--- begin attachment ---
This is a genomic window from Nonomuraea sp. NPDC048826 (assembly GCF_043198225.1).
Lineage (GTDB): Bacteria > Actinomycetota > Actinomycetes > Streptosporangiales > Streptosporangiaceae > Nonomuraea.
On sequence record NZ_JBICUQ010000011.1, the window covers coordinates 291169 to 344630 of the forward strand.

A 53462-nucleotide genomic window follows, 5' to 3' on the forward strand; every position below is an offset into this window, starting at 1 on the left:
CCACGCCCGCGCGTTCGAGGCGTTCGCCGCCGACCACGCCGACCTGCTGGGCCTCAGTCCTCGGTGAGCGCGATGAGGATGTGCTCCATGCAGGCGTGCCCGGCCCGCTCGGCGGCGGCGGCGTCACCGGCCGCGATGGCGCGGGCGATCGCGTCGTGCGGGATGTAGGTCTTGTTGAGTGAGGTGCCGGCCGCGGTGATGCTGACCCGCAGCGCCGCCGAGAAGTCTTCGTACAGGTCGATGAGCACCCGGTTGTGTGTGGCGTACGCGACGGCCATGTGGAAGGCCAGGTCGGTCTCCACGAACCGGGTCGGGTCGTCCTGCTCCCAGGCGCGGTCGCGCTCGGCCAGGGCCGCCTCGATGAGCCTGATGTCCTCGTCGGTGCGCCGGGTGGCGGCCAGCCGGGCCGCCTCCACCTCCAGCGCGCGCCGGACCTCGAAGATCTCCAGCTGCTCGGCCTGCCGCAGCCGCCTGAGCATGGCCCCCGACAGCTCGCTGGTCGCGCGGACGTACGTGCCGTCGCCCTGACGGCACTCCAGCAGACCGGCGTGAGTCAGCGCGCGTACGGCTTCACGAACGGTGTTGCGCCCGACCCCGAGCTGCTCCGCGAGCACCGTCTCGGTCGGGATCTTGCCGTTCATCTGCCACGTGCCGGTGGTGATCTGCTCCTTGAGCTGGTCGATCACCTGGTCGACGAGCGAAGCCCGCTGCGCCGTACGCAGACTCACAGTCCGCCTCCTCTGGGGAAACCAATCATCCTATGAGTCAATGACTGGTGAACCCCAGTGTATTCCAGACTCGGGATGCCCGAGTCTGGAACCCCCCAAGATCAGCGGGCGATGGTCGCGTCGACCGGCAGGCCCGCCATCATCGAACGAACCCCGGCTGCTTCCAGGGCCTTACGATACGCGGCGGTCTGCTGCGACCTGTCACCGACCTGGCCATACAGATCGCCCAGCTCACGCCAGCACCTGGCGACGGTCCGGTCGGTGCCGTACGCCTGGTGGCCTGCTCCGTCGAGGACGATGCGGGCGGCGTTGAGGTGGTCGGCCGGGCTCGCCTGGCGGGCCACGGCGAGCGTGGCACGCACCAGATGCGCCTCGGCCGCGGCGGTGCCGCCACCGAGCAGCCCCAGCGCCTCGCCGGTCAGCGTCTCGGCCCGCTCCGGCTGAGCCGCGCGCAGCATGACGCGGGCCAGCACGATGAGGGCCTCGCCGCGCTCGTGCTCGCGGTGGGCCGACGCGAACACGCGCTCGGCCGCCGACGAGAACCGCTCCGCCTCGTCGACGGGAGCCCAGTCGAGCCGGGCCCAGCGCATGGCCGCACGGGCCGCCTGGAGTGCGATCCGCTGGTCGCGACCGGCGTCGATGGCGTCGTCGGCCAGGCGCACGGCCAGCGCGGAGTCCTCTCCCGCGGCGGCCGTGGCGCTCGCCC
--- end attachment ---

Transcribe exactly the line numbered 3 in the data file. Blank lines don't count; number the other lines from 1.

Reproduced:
On sequence record NZ_JBICUQ010000011.1, the window covers coordinates 291169 to 344630 of the forward strand.